|CN railcar shortages on former BC Rail lines|
threaten regional economic stability
|April 5, 2005
Vancouver - In the wake of reports of shipping delays and rail car shortages along the former BC Rail line, BC's independent
Auditor General needs to assess the impact of CN's poor performance since purchasing BC Rail from the Gordon Campbell
Liberal government, NDP Leader Carole James said today.
"Concerns coming from shippers and mills along the rail line demonstrate a clear need for the Auditor General to determine why
such problems are occurring," said James. "All Northern and Interior residents hear from the Liberal government is spin; they
deserve to know what's really going on along the former BC Rail line."
According to a Canfor Daily Newsletter, released on March 23, 2005, warehouse pulp inventory "has reached a critical level" due
to a lack of railcars available for transferring goods to market.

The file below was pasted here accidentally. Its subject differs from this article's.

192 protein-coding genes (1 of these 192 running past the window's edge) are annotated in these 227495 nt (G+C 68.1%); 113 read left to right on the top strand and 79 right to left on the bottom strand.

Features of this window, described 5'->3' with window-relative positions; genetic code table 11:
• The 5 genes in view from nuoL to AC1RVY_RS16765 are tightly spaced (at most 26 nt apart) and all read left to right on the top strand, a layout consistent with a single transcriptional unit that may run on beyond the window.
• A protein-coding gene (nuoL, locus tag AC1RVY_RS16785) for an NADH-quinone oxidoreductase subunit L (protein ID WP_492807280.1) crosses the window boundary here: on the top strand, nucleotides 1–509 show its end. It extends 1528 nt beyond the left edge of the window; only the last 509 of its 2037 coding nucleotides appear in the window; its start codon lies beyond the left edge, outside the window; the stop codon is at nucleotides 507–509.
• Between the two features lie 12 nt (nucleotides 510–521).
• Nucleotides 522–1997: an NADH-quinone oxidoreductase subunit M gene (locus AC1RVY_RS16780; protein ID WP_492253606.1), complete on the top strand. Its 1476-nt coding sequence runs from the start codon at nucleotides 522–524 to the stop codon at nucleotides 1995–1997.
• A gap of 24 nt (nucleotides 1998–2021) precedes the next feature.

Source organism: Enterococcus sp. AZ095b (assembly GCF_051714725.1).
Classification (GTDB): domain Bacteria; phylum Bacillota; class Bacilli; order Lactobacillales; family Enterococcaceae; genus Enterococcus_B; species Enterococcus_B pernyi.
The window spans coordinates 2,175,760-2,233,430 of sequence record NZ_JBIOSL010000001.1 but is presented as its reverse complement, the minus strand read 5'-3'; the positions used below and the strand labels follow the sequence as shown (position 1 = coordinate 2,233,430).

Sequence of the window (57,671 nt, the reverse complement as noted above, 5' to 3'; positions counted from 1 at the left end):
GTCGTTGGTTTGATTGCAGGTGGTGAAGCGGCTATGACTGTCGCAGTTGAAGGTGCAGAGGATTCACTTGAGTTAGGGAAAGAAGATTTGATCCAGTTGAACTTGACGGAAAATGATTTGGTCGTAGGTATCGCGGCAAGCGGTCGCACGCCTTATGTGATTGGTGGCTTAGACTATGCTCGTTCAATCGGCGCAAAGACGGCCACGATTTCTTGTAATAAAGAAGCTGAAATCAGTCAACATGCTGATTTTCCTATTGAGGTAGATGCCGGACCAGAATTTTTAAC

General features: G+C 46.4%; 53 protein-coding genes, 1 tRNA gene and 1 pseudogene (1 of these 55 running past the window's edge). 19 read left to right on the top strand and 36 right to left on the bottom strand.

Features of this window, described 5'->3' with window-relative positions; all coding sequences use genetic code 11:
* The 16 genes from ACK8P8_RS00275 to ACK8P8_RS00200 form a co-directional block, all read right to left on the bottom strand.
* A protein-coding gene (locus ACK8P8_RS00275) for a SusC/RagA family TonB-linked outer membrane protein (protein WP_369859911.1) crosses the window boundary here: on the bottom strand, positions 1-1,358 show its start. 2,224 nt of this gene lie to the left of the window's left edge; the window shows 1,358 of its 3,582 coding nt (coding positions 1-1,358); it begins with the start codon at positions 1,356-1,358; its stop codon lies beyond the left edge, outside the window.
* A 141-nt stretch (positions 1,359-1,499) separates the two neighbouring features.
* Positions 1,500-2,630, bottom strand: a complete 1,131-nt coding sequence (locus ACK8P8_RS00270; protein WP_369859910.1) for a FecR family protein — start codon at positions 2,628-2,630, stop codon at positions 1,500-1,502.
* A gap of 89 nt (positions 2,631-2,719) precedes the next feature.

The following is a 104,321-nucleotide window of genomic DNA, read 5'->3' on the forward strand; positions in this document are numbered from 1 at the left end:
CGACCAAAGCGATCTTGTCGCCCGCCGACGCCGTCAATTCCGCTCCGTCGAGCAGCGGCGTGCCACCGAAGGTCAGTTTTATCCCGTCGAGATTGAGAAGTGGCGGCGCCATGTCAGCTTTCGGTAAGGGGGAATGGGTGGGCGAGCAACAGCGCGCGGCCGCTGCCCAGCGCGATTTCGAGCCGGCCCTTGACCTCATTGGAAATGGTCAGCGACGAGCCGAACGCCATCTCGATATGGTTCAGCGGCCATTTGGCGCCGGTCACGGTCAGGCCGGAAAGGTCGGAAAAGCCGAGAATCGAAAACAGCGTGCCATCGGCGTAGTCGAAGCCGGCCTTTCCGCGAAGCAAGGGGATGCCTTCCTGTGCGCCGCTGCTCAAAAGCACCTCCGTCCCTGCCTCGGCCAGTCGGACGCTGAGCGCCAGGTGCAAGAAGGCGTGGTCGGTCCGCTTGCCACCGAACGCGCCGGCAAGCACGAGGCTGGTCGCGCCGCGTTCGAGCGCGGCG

As a result of the backlog, warehouses are forced to erect temporary shelters for goods, and businesses are incurring financial
penalties for late delivery. An increased use of trucks, as an alternative to transport goods, is having an economic impact on the
bottom line of local businesses as truck shortages also loom on the horizon.
"The failure to get products to market in a timely fashion is limiting the ability for industries to prosper, and threatens economic
stability and job security for the region," said James
The government's briefing on the sale of BC Rail in November 2004 claimed that reduced rates and faster shipping times were to
be among the benefits of the sale.
"These benefits are not being realised by the mills dependent on the rail line," said James. "CN's failure to deliver on the
government's public commitment is having a significant and negative impact on regional industry."
James said that given the political sensitivity surrounding this issue, and the partisan interests of all participants as the provincial
election nears, it is appropriate for the Auditor General to investigate why these delays are happening, if they constitute a breach
of commitment, and what remedies exist to assist businesses negatively impacted thus far.
"It is my sincere hope that the Auditor General will agree to review and assess the impact of the current situation for the benefit
of regional industries, local communities and the public trust.
Click here to read Carole James' letter to the B.C. Auditor General